NHD 2016–17 Theme Description

Taking a Stand in History

Amanda Hendrey, Programs Assistant, National History Day®
Lynne O'Hara, Director of Programs, National History Day®

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For National History Day students, the 2016–17 academic year will be filled with research related to the theme, "Taking a Stand in History." The theme is broad to encourage participants to delve into history, whether it is a topic from the ancient world or the history of their own city. Students need to begin research with secondary sources to gain a broader context, then progress to finding primary sources, and finally make an argument about the effects of a topic in history.

What does it mean to take a stand? To take a stand, one must take a firm position on an issue. Historically, people have taken a stand in support of an issue, such as the demonstrators in Tiananmen Square who protested for greater freedom in China. Sometimes taking a stand involves opposing the status quo—for example, Martin Luther's act of nailing his Ninety-Five Theses to the door of the All Saints Church in Wittenberg, Germany. Taking a stand could even involve fighting against a powerful movement, such as Queen Liliuokalani's fight against annexation to maintain Hawaiian independence. These examples show well-known individuals taking a stand. How did these people defend their position?

Can a group of people take a stand? Yes. Think back to how the Indian National Congress protested to end British control of India. Or look even further into the past at the Magna Carta, considered one of the world's most important documents. It would never have been written if it were not for a group of rebellious English barons who took a stand against an all-powerful King John in 1215. How did American colonists, many of them women, take a stand against King George III? In the more recent past, numerous nations came together to stand up for the rights of individuals after World War II. Why and how did the United Nations agree to the Declaration of Human Rights in 1948? What can be accomplished when nations come together to stand up for individual rights? Perhaps you could explore these questions and more by writing a paper.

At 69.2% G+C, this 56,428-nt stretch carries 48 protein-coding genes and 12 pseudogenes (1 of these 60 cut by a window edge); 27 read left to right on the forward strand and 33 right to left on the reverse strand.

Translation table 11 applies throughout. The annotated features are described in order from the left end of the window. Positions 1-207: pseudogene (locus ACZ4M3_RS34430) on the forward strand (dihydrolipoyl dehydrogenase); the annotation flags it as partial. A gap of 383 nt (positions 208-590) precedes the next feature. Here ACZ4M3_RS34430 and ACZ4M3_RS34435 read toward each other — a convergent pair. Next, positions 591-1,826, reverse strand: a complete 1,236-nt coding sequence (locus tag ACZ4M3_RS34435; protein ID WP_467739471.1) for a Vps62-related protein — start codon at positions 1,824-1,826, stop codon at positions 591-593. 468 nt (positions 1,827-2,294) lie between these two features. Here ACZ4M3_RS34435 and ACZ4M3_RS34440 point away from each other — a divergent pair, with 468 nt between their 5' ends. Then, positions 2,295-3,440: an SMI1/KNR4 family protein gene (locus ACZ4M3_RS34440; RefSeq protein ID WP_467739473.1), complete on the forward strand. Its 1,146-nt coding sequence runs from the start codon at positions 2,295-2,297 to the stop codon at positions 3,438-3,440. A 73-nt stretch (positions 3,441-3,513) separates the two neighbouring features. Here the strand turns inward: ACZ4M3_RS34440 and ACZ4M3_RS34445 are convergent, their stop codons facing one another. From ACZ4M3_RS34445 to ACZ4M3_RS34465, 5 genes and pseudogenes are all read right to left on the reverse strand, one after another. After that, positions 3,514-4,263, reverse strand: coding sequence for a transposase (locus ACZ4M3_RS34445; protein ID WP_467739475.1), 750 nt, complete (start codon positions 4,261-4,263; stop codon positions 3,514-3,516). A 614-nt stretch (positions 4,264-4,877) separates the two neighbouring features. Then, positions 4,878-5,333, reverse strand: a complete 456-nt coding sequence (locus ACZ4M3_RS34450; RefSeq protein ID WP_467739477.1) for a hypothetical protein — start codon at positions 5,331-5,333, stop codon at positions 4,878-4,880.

Grassroots movements can become something more through the dedication of followers. Think of the Temperance Movement during the Progressive Era. Although the movement for temperance began much earlier, the Progressive Era sparked a revival that led to the 18th Amendment and a thirteen-year prohibition of alcohol.

Why was this issue brought back into the spotlight by the Progressive Era? Why was this movement successful? As historians, you must look at the lasting legacy of the actions of individuals and groups. What happened because of their stand? What changes occurred in the short-term? How about the long-term? Did they leave the world, their country, or their town better or worse?

Many times those who take a stand emerge as great historical leaders. George Washington was a gifted leader who influenced the lives of many. He took numerous stands throughout his military and political career. Yes, he led the Continental Army in the American Revolution, but Washington also took a stand against disease by inoculating his army against smallpox during a time when many questioned the validity of this procedure. Why did he decide to go against the mindset of the time? How do you think this has shaped his lasting legacy?

Often those who take a stand have to overcome opposition. Like the soldiers of George Washington's time, many Americans feared Jonas Salk's polio vaccine in the twentieth century. How did Salk seek to prove the validity of his medicine? How did his stand help shape the future of medicine?

Times of crisis and war often lead to conflicts between the rights of the people and those of the government. Consider the Alien and Sedition Acts of 1798, the suspension of the writ of habeus corpus during the US Civil War, or the internment of Japanese Americans during World War II. Often these situations led to court cases where an individual or group challenged the right of the government to restrict liberties. There are many case studies of people standing up to protect liberties. John Peter Zenger, Lucy Stone, William Lloyd Garrison, Eugene V. Debs, and John Lewis all took stands. How does the judicial process provide an avenue to take a stand?